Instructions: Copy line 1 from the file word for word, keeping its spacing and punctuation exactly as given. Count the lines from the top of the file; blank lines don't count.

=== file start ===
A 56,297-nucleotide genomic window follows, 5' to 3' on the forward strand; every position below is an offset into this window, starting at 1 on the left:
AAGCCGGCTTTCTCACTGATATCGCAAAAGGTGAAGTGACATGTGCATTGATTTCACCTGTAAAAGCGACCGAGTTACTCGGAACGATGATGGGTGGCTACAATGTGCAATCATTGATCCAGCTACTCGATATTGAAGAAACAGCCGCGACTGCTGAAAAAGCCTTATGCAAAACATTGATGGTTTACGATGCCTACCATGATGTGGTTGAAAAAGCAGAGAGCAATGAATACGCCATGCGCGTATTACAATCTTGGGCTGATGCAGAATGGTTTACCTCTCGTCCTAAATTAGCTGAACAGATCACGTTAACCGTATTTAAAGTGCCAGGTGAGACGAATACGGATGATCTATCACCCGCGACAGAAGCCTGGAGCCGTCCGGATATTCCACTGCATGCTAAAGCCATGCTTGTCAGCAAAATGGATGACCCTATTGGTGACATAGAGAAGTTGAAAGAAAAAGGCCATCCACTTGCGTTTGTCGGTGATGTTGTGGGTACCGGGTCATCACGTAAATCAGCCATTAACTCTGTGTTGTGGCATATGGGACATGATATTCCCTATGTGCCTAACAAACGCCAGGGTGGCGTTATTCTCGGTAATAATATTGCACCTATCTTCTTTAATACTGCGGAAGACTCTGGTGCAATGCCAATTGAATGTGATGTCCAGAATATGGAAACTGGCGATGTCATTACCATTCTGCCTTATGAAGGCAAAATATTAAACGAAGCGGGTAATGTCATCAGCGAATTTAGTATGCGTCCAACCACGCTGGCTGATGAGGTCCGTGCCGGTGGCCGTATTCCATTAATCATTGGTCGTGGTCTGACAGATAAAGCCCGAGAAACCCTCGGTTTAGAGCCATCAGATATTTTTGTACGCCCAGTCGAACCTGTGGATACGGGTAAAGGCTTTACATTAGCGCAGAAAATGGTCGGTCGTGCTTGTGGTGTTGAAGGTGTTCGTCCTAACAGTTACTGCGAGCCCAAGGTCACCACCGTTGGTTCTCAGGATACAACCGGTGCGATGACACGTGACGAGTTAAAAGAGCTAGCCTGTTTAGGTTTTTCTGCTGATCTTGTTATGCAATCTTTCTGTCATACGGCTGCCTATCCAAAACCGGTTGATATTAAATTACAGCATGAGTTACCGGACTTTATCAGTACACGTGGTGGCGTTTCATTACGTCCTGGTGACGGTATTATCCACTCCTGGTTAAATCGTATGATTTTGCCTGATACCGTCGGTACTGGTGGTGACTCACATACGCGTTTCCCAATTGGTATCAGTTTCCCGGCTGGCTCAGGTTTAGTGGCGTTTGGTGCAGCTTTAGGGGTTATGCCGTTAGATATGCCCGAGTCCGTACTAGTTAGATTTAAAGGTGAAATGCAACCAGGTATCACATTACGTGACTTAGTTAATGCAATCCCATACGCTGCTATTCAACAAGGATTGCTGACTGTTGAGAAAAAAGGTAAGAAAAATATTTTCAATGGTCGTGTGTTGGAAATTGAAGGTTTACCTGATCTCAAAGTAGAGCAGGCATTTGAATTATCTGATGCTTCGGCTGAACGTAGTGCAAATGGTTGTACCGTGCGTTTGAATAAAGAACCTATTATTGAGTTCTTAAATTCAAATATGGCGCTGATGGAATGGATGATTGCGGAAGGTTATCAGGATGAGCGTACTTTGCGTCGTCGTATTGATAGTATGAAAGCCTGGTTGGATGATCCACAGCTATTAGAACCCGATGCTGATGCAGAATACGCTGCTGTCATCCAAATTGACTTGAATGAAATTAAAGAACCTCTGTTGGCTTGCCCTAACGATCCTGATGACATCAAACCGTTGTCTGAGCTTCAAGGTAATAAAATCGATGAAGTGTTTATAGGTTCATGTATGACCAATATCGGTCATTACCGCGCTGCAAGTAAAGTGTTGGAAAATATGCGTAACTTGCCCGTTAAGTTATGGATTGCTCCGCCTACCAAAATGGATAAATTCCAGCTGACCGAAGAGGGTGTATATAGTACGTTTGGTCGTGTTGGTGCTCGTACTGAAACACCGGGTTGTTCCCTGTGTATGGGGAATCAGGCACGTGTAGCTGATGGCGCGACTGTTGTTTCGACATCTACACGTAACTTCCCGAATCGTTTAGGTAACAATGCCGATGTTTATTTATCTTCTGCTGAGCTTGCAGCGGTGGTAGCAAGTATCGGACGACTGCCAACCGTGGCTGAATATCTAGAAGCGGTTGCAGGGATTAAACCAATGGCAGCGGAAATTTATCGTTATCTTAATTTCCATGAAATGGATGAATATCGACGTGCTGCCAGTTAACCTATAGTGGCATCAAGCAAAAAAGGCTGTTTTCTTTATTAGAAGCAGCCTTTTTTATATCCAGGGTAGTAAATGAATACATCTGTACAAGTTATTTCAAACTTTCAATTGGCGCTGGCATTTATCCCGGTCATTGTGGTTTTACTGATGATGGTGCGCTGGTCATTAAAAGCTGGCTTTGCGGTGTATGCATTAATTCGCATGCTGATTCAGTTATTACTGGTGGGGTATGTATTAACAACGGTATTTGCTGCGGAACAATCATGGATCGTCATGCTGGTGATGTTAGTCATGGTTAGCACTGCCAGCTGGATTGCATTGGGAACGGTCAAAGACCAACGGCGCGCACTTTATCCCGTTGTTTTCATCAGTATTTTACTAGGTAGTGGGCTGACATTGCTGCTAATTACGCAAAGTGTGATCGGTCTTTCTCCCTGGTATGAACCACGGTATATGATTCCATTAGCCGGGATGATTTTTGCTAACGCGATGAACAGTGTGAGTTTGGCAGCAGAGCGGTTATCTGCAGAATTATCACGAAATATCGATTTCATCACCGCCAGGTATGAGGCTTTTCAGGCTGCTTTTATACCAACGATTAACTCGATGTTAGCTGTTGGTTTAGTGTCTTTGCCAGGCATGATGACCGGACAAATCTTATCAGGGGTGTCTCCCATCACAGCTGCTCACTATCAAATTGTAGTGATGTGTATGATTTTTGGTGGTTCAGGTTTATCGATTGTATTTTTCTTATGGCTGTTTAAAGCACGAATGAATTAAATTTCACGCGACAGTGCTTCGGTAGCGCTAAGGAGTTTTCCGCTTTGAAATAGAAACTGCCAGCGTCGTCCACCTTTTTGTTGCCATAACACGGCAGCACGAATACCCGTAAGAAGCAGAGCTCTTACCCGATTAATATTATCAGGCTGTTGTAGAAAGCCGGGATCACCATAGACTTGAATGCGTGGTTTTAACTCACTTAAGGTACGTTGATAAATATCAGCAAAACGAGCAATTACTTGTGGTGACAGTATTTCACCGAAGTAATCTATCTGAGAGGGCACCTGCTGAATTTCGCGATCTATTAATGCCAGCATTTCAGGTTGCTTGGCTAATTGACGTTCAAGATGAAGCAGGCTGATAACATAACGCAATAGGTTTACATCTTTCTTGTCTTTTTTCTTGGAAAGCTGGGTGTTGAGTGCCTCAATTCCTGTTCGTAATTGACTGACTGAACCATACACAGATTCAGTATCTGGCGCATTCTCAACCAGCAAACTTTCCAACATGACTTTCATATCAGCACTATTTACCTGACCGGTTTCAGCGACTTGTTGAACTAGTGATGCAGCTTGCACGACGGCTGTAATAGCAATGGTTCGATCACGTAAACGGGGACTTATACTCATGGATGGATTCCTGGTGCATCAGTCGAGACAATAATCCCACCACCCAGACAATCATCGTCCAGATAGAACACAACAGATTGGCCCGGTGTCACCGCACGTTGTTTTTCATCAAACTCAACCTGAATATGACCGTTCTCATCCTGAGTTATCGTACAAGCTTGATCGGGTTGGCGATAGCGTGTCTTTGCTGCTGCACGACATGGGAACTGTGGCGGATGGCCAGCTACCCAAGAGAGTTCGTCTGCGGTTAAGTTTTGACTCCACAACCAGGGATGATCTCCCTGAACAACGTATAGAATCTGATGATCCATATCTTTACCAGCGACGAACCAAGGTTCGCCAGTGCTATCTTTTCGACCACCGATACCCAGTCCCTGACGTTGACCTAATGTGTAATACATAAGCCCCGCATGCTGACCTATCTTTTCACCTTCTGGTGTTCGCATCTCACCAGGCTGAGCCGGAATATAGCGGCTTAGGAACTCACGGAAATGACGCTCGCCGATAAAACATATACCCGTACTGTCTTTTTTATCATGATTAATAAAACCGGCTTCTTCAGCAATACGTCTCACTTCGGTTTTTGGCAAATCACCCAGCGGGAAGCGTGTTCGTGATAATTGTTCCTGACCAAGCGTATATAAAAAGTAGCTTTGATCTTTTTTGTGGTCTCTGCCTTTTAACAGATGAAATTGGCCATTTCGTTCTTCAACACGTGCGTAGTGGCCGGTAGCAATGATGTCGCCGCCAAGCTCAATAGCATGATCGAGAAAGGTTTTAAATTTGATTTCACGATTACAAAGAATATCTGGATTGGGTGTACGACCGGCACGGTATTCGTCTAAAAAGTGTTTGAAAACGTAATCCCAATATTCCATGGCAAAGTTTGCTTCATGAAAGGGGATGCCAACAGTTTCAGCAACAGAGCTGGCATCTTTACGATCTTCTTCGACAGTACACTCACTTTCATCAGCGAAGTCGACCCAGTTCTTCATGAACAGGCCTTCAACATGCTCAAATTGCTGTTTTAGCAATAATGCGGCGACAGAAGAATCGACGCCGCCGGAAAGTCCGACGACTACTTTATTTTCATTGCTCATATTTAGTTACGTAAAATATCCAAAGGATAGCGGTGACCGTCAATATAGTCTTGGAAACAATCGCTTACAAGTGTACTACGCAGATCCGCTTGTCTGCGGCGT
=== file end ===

A 56,297-nucleotide genomic window follows, 5' to 3' on the forward strand; every position below is an offset into this window, starting at 1 on the left: